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Protecting Old Sheetrock in a bathroom

Hi, I've just ripped marlite out of my bathroom and underneath it is perfectly fine condition sheetrock. I pulled off a couple sheets where I plan to put put cement backer board & tile before I spooked from the thought that old sheetrock sometimes contains asbestos. The house is from 1915 but was substantially remodeled in the 30's and had later updates. So I couldn't say what decade the sheetrock is from. It looks like there was plaster there before they ripped it out and put in sheetrock & marlite.

Either way, rather than ripping the rest of it out, I'm wondering if I there is something I can paint it with to preserve it for years to come. Maybe an oil-based paint?

Any thoughts are appreciated . . .

A. Spruce
Re: Protecting Old Sheetrock in a bathroom

One word for you, encapsulation. As long as lead and asbestos are encapsulated, they can do no harm. Leave your walls alone, prep with an overlay of either tile backer or a mud set (plaster layer ) tile. If you don't want tile, look into cultured marble or real stone products, a little more expensive than tile, but worth it in looks and maintenance. The rest of the bathroom, as long as the paint is maintained in good condition, again, no harm, no foul.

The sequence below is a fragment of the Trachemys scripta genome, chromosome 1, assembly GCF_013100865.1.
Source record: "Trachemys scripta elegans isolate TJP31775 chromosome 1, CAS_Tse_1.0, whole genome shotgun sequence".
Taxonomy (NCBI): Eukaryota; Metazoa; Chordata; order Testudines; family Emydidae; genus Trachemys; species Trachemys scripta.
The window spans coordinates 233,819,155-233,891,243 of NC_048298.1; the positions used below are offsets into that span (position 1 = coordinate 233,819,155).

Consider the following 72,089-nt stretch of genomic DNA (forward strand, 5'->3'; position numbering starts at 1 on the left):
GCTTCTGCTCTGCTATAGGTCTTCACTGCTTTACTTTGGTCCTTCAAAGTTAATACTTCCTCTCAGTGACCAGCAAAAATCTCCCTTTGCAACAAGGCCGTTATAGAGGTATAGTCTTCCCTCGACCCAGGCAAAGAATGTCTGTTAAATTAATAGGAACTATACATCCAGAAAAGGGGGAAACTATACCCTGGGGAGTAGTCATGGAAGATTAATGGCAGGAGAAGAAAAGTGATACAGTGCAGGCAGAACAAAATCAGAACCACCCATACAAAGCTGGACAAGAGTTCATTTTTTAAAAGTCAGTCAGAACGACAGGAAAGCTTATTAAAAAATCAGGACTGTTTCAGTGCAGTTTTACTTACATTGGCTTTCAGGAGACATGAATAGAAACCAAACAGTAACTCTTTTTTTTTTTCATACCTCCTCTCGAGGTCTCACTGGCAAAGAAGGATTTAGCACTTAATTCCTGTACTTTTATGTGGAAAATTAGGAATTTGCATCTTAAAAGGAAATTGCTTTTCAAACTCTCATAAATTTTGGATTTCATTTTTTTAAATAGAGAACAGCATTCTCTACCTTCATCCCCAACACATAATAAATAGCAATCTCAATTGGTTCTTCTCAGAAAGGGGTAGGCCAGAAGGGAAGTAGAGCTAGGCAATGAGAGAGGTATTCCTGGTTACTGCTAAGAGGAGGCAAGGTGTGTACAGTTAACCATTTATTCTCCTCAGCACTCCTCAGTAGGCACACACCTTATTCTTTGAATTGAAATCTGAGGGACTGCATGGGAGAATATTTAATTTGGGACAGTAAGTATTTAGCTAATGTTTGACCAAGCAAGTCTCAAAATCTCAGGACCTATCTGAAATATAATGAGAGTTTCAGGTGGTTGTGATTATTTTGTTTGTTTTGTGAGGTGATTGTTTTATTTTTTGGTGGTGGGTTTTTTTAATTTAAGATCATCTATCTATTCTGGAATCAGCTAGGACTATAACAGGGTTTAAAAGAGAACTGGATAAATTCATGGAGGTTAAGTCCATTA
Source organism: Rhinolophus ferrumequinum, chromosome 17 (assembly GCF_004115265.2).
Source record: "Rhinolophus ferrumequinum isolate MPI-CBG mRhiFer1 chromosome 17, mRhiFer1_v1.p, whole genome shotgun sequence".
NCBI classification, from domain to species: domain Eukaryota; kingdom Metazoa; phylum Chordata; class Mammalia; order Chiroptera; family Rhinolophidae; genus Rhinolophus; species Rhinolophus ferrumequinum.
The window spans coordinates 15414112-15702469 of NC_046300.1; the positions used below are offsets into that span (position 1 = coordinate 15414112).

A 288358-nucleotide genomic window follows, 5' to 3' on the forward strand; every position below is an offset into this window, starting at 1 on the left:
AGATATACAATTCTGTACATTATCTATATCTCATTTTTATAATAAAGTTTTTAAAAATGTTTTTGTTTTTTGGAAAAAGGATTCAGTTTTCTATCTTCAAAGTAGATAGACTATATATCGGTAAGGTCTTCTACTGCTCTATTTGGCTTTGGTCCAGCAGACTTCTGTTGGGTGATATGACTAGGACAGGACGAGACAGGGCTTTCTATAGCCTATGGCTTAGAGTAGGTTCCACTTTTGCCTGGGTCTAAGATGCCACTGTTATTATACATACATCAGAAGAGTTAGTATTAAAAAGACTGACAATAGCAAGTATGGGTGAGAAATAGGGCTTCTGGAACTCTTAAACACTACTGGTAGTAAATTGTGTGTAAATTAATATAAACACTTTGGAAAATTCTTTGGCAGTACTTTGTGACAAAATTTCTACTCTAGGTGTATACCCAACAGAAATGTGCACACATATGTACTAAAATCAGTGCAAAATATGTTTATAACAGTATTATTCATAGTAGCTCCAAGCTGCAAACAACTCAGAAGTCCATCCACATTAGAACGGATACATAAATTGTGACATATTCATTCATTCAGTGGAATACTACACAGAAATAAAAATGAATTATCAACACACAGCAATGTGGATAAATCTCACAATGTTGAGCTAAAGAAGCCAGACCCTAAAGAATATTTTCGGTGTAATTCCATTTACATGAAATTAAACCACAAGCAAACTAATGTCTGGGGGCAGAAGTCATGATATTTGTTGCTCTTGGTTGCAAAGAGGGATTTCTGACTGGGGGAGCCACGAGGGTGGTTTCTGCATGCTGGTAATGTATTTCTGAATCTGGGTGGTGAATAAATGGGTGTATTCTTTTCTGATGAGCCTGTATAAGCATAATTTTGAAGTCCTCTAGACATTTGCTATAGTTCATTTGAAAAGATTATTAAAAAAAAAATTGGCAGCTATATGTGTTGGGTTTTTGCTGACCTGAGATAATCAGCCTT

Re: Protecting Old Sheetrock in a bathroom

Sheet rock did not start to be used before the 1970's, Before that it was plaster and lathe. I would suggest than the sheet rock has no asbestos in it. You could get it tested.

Re: Protecting Old Sheetrock in a bathroom

USG made sheet rock in 1916.
It became the leading interior wall sheathing in about 1945 when the homes were built for the returning GI's .
By 1970 there were very few homes using lath and plaster.
Starting in about 1970 Plaster was used in Schools ' Hospitals and commerical buildings.

Re: Protecting Old Sheetrock in a bathroom

Most sheetrock is post-war and does not contain enough asbestos to be harmful if left alone The main hazard with asbestos is airborne dust being inhaled. If you cover it with paint or any other continuously sealed substrate (mud ot Kerdi coated tileboard for instance) it's safe enough for continued use. You'd have to try hard to cause health problems from this unless you worked with it every day.


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